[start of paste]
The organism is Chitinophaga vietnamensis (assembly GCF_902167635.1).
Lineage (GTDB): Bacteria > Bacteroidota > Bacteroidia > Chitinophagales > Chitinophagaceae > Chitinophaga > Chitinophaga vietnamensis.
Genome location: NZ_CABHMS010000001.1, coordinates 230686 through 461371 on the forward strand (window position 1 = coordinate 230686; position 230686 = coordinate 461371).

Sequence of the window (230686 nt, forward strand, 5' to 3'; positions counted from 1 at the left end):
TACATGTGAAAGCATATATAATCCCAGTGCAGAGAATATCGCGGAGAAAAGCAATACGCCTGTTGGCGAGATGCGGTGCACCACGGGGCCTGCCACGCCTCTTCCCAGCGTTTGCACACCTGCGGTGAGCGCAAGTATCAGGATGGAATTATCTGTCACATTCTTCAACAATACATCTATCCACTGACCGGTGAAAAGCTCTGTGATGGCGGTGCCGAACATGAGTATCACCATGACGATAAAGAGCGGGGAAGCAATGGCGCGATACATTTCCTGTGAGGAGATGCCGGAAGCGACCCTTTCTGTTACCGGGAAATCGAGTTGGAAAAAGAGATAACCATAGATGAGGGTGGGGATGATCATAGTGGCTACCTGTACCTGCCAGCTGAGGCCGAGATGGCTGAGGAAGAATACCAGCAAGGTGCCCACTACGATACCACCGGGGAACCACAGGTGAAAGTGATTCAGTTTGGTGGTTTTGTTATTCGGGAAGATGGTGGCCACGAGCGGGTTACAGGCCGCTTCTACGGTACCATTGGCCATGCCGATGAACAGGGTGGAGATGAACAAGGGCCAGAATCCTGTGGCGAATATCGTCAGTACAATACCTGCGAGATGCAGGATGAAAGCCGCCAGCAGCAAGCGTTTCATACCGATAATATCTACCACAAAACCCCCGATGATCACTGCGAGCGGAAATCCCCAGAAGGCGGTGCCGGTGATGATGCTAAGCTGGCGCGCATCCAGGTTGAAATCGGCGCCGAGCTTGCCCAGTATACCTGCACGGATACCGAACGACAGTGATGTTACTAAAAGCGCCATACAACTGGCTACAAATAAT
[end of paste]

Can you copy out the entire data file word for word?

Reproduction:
The organism is Chitinophaga vietnamensis (assembly GCF_902167635.1).
Lineage (GTDB): Bacteria > Bacteroidota > Bacteroidia > Chitinophagales > Chitinophagaceae > Chitinophaga > Chitinophaga vietnamensis.
Genome location: NZ_CABHMS010000001.1, coordinates 230686 through 461371 on the forward strand (window position 1 = coordinate 230686; position 230686 = coordinate 461371).

Sequence of the window (230686 nt, forward strand, 5' to 3'; positions counted from 1 at the left end):
TACATGTGAAAGCATATATAATCCCAGTGCAGAGAATATCGCGGAGAAAAGCAATACGCCTGTTGGCGAGATGCGGTGCACCACGGGGCCTGCCACGCCTCTTCCCAGCGTTTGCACACCTGCGGTGAGCGCAAGTATCAGGATGGAATTATCTGTCACATTCTTCAACAATACATCTATCCACTGACCGGTGAAAAGCTCTGTGATGGCGGTGCCGAACATGAGTATCACCATGACGATAAAGAGCGGGGAAGCAATGGCGCGATACATTTCCTGTGAGGAGATGCCGGAAGCGACCCTTTCTGTTACCGGGAAATCGAGTTGGAAAAAGAGATAACCATAGATGAGGGTGGGGATGATCATAGTGGCTACCTGTACCTGCCAGCTGAGGCCGAGATGGCTGAGGAAGAATACCAGCAAGGTGCCCACTACGATACCACCGGGGAACCACAGGTGAAAGTGATTCAGTTTGGTGGTTTTGTTATTCGGGAAGATGGTGGCCACGAGCGGGTTACAGGCCGCTTCTACGGTACCATTGGCCATGCCGATGAACAGGGTGGAGATGAACAAGGGCCAGAATCCTGTGGCGAATATCGTCAGTACAATACCTGCGAGATGCAGGATGAAAGCCGCCAGCAGCAAGCGTTTCATACCGATAATATCTACCACAAAACCCCCGATGATCACTGCGAGCGGAAATCCCCAGAAGGCGGTGCCGGTGATGATGCTAAGCTGGCGCGCATCCAGGTTGAAATCGGCGCCGAGCTTGCCCAGTATACCTGCACGGATACCGAACGACAGTGATGTTACTAAAAGCGCCATACAACTGGCTACAAATAAT